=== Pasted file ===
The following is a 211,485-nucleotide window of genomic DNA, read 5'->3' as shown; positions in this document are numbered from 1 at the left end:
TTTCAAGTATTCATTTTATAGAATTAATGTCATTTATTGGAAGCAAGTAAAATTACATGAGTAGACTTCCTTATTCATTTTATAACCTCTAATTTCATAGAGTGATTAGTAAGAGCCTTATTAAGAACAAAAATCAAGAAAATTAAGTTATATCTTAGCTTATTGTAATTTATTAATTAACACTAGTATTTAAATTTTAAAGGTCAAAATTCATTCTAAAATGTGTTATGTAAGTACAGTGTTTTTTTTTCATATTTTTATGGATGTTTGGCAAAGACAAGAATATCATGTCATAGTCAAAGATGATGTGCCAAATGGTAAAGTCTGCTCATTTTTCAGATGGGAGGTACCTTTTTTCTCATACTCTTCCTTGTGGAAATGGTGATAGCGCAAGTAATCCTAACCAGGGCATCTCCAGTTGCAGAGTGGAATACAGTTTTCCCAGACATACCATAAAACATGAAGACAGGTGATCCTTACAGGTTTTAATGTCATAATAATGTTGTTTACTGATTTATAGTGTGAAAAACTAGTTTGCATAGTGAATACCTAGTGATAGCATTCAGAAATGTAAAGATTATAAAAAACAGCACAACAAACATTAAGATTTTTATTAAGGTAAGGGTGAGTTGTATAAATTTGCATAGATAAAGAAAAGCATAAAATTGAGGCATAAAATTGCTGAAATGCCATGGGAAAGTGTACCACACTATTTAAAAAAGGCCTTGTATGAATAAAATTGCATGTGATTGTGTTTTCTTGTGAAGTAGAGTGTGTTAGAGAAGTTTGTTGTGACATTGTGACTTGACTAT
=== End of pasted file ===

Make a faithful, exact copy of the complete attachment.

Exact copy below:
The following is a 211,485-nucleotide window of genomic DNA, read 5'->3' as shown; positions in this document are numbered from 1 at the left end:
TTTCAAGTATTCATTTTATAGAATTAATGTCATTTATTGGAAGCAAGTAAAATTACATGAGTAGACTTCCTTATTCATTTTATAACCTCTAATTTCATAGAGTGATTAGTAAGAGCCTTATTAAGAACAAAAATCAAGAAAATTAAGTTATATCTTAGCTTATTGTAATTTATTAATTAACACTAGTATTTAAATTTTAAAGGTCAAAATTCATTCTAAAATGTGTTATGTAAGTACAGTGTTTTTTTTTCATATTTTTATGGATGTTTGGCAAAGACAAGAATATCATGTCATAGTCAAAGATGATGTGCCAAATGGTAAAGTCTGCTCATTTTTCAGATGGGAGGTACCTTTTTTCTCATACTCTTCCTTGTGGAAATGGTGATAGCGCAAGTAATCCTAACCAGGGCATCTCCAGTTGCAGAGTGGAATACAGTTTTCCCAGACATACCATAAAACATGAAGACAGGTGATCCTTACAGGTTTTAATGTCATAATAATGTTGTTTACTGATTTATAGTGTGAAAAACTAGTTTGCATAGTGAATACCTAGTGATAGCATTCAGAAATGTAAAGATTATAAAAAACAGCACAACAAACATTAAGATTTTTATTAAGGTAAGGGTGAGTTGTATAAATTTGCATAGATAAAGAAAAGCATAAAATTGAGGCATAAAATTGCTGAAATGCCATGGGAAAGTGTACCACACTATTTAAAAAAGGCCTTGTATGAATAAAATTGCATGTGATTGTGTTTTCTTGTGAAGTAGAGTGTGTTAGAGAAGTTTGTTGTGACATTGTGACTTGACTAT